Unlock the allure of the Japanese language with a captivating exploration of the renowned word “Sayonara.” This widely recognized farewell greeting transcends borders, captivating individuals across the globe with its cultural significance. If you’re seeking to expand your linguistic horizons or add a touch of exotic flair to your conversations, learning the intricacies of “Sayonara” is your passport to an enriching cultural experience.
Join us here on an enlightening journey as we delve into the origins, nuances, and contemporary usage of this iconic term. Prepare to bid farewell like never before and embrace the charm of “Sayonara” in your daily interactions. Get ready to transform your goodbyes into unforgettable moments steeped in the elegance of the Japanese language.
The Origin of “Sayonara (さよなら)”
Unravel the fascinating origins of the iconic phrase “Sayonara” and discover its unique meaning as a final greeting. Although it is widely known as a farewell in modern times, the fascinating journey of “Sayonara” sets it apart from other farewells.
In contrast to its current meaning, “sayonara” had a different connotation in the past, adding a layer of historical richness to its evolution. Join us as we delve into the fascinating transformation of “Sayonara” and reveal its remarkable journey from its original roots. Prepare to be amazed by the historical depth and cultural significance behind this extraordinary term.
For starters, there are several common types of closing greetings, some of which are:
- “To god” Such as “Adios” in Spanish
- “To reunite” Such as “See you later” or “Au Revoir” in French
- “For wellness” Such as “Farewell” or “Cuidate mucho” in Spanish
Then, which type does Sayonara belong to? Well, actually it is none of them.
Discover the fascinating origins of “Sayonara”, a final greeting that is different from other farewells in different languages. Unlike traditional farewells, “sayonara” traces its roots back to a conjunction word, similar to “and”, “or” or “but” in English.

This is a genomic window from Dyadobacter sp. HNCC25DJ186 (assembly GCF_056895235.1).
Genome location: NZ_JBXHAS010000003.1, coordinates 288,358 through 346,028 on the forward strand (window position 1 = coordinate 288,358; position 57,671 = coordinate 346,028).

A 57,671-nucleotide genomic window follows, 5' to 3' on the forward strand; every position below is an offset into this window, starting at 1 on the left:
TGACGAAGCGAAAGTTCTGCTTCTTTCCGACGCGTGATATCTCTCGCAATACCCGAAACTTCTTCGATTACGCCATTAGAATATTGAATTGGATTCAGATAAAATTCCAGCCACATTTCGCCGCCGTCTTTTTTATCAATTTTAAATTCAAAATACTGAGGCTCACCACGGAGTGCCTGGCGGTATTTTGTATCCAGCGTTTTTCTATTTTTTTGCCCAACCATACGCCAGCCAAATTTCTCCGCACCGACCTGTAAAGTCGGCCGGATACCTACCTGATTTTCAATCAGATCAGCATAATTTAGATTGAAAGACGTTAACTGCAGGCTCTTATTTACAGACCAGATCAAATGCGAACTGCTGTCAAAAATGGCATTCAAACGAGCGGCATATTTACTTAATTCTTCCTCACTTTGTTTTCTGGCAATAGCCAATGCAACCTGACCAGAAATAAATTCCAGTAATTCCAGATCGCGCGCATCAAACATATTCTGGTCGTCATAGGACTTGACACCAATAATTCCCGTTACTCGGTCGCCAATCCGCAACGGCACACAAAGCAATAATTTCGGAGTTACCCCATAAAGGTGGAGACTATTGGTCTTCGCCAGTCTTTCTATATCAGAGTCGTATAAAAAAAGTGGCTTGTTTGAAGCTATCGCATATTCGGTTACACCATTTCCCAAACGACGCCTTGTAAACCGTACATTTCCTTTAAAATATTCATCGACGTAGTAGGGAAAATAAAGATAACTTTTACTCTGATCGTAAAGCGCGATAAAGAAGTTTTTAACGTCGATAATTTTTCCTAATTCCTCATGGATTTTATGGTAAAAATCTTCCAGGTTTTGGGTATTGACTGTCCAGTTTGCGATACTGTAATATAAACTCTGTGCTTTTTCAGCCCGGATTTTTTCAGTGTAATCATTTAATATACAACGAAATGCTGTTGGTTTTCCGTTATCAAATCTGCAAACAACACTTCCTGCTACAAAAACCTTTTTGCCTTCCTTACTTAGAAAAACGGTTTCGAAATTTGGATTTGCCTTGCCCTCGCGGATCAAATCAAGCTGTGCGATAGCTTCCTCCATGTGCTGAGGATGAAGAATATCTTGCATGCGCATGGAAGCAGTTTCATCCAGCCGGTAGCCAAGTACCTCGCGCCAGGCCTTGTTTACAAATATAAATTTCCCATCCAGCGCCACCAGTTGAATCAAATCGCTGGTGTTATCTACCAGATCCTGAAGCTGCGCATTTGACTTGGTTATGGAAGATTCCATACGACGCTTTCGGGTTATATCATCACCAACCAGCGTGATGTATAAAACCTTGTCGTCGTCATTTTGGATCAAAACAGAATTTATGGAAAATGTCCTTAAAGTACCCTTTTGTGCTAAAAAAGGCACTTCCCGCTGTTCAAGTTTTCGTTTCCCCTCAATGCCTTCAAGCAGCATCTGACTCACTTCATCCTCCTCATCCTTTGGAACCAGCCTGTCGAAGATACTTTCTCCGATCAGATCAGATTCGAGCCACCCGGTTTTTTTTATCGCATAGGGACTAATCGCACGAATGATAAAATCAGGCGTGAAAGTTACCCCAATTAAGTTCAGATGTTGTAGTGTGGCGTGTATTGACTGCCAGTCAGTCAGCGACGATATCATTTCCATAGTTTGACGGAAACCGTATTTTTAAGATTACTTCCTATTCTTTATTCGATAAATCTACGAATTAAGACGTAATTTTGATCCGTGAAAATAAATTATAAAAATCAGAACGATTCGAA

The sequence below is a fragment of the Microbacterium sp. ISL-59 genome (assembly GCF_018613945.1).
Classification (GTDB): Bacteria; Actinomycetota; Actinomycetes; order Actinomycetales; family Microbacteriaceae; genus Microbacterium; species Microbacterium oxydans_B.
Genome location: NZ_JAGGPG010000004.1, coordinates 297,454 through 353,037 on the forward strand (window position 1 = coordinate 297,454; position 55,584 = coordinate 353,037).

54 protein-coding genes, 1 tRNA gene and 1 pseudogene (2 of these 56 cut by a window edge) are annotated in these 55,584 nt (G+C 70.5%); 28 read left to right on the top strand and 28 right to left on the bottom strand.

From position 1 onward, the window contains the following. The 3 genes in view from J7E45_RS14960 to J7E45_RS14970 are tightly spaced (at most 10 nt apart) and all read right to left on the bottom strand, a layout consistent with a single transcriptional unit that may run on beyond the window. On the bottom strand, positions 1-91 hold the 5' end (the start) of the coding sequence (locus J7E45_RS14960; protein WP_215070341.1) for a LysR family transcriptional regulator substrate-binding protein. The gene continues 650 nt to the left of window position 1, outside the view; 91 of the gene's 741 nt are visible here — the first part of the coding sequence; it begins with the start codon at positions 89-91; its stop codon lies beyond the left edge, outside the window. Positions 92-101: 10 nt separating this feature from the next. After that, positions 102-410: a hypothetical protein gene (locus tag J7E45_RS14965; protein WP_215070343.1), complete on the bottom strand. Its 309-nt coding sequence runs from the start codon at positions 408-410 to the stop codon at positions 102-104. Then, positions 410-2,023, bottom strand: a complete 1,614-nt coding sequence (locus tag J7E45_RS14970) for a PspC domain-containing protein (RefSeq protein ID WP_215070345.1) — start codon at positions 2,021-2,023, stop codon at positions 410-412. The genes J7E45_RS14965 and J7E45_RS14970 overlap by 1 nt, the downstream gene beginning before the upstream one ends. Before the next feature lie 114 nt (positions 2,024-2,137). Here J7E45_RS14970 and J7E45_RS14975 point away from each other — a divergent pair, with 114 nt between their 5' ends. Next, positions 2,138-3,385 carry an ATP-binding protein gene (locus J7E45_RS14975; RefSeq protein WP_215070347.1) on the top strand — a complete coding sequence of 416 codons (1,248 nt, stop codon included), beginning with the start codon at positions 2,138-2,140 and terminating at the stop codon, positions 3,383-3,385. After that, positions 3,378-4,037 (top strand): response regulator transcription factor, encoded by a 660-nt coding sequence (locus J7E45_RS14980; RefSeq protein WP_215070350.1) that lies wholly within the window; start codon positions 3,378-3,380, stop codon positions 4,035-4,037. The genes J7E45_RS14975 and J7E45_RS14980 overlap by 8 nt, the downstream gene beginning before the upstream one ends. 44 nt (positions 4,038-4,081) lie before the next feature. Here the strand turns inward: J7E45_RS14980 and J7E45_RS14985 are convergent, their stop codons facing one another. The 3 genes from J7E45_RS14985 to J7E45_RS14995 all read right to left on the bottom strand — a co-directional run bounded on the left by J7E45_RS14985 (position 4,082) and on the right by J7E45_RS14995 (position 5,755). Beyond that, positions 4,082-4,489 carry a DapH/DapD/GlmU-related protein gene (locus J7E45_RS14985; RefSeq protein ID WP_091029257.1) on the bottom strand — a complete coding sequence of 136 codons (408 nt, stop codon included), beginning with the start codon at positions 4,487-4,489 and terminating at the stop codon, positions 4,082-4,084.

This distinctive evolution makes “Sayonara” a remarkable case study for language enthusiasts fascinated by the origins of linguistic expressions. Immerse yourself in the fascinating journey of how a conjunction word became a heartfelt farewell, and unravel the original meaning and usage of “Sayonara”. Prepare to be enthralled by the linguistic metamorphosis and discover the hidden depths behind this extraordinary greeting.
Sayonara comes from a variation of the conjunction word 左様ならば (Sayounaraba), which has a similar meaning to other conjunction words in Japanese, such as それでは (Soredewa)、それならば (Sorenaraba).
Used when trying to switch a conversation from one topic to another, such as “Well” or “Well then” in English. It is thought that in the past Sayonara was used as a conjunction with an actual farewell greeting such as ごきげんよう “Gokigenyou”, which would translate into English as “I wish you well”, which is now by itself considered a very formal and feminine greeting that has become less popular, remaining in use only by older women and especially in the Kansai region, which includes Kyoto and Osaka.
It is thought that in the past it was common to hear 左様ならばごきげんよう “Sayounaraba Gokigenyou”, which would become “Well then, I wish you well” as a concluding greeting. Other examples of using this old conjunction word would be
(Sayounaraba Ashita aimashou).
”Well then, let’s meet again tomorrow.”
(Sayounaraba kore de shitsureishimasu).
”Well then, with this I will excuse myself.”
Then, it is thought that it was gradually shortened, and that in the latter part of the Edo period it lost the ば “Ba” from the end, and it was then that Sayonara became a greeting in its own right.
But with this explanation, the question would arise as to why the conjunction itself became a greeting, rather than separating the conjunction from the greeting itself.